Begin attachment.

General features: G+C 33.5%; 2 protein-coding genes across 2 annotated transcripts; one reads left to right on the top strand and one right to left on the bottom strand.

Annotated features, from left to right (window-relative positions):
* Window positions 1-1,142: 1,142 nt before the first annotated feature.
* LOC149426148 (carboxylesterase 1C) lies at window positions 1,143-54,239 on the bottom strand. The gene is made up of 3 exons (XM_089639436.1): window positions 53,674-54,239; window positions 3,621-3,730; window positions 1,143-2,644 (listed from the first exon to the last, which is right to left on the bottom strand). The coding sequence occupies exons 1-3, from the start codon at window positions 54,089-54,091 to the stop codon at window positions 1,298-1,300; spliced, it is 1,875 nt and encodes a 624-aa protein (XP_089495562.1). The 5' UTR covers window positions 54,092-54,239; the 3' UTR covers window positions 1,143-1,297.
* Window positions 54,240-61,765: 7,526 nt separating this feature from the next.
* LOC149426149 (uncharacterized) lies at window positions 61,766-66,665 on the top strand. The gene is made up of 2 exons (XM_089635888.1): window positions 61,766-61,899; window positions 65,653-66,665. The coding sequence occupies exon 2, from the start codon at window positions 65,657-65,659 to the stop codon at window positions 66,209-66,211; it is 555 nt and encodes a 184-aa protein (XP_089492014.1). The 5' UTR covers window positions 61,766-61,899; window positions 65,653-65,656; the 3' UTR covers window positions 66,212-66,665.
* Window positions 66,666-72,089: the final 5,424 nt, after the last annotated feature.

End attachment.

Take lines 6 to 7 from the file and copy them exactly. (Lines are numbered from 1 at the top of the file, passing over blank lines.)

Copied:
* LOC149426149 (uncharacterized) lies at window positions 61,766-66,665 on the top strand. The gene is made up of 2 exons (XM_089635888.1): window positions 61,766-61,899; window positions 65,653-66,665. The coding sequence occupies exon 2, from the start codon at window positions 65,657-65,659 to the stop codon at window positions 66,209-66,211; it is 555 nt and encodes a 184-aa protein (XP_089492014.1). The 5' UTR covers window positions 61,766-61,899; window positions 65,653-65,656; the 3' UTR covers window positions 66,212-66,665.
* Window positions 66,666-72,089: the final 5,424 nt, after the last annotated feature.